So why vernal ponds? Vernal ponds are so called because they are often, though not necessarily, at their maximum depth in the spring due to snow melt and heavier seasonal rains. Vernal meaning – ‘of, relating to, or occurring in the spring’. There are many local names for such ponds, depending upon where in the country they occur – sinks, wallows, kettles. But one term most people have not typically attached to them is ‘important’ – enter Mike Hayslett, Principal of Virginia Vernal Pools, LLC. The problem, Hayslett has said, is that many people view the pools as soggy nuisances, “so there’s a real disparity in the public’s understanding of their biological significance.”
Mr. Hayslett is a former biology and environmental instructor at Sweet Briar College and other Virginia schools, plus a member of the Allegheny Highlands chapter of VMN. He has spent his career pursuing the study, awareness, and conservation of freshwater wetlands known as vernal pools in and around his native Virginia. The film clearly illuminates Mike’s passion for vernal pools … his raison d’etre.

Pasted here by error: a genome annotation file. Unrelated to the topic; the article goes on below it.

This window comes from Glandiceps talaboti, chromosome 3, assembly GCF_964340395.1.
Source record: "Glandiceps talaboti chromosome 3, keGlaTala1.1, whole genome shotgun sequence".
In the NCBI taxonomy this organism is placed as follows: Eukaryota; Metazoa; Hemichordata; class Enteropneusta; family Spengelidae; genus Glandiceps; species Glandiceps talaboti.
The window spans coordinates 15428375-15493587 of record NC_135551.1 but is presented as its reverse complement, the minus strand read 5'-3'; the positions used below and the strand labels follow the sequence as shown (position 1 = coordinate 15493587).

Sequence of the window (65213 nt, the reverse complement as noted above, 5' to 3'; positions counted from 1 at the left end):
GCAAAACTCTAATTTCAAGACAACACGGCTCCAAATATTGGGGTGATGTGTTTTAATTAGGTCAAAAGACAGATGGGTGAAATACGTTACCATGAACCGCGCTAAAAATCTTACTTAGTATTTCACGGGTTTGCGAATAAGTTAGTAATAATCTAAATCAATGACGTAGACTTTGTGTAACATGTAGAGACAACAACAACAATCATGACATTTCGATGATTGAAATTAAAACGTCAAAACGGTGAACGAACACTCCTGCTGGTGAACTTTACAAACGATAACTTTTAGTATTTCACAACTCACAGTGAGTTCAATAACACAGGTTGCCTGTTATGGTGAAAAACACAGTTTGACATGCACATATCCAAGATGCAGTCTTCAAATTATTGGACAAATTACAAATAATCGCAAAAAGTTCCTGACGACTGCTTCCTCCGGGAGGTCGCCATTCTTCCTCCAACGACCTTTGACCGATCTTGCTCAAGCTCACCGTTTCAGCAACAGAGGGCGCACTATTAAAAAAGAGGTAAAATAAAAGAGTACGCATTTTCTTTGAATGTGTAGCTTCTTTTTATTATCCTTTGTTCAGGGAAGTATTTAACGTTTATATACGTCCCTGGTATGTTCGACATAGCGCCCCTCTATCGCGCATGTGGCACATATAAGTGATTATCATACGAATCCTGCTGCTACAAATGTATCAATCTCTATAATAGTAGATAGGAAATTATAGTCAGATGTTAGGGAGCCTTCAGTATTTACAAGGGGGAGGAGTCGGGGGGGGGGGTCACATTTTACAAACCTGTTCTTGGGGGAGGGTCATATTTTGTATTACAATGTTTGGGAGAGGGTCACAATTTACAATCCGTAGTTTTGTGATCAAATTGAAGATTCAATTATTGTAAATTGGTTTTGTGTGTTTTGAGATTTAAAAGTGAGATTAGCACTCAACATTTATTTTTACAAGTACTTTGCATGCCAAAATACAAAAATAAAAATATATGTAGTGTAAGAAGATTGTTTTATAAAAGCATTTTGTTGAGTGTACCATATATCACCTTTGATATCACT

Evaluating area for restoration at Lake Accotink – Photo: Tammy Schwab

Because of his in-depth expertise, Friends of Accotink Creek (FACC) asked him to consult on one site identified for potential restoration at Lake Accotink. Accotink Creek watershed runs 25 miles through one of the finest wildlife corridors in Fairfax County. The creek meanders through the county parks of Eakin, Americana, Wakefield, Lake Accotink, and Accotink Stream Valley. It continues south through Ft. Belvoir and the Accotink Bay Wildlife Refuge, converges with the waters of Pohick Bay (which is fed by the Pohick Creek watershed), and drains into the Potomac River as the mouth of Gunston Cove, therefore contributing to the water that constitutes the Chesapeake Bay.

Marbled Salamander in search of a vernal pool – Photo: Jerry Nissley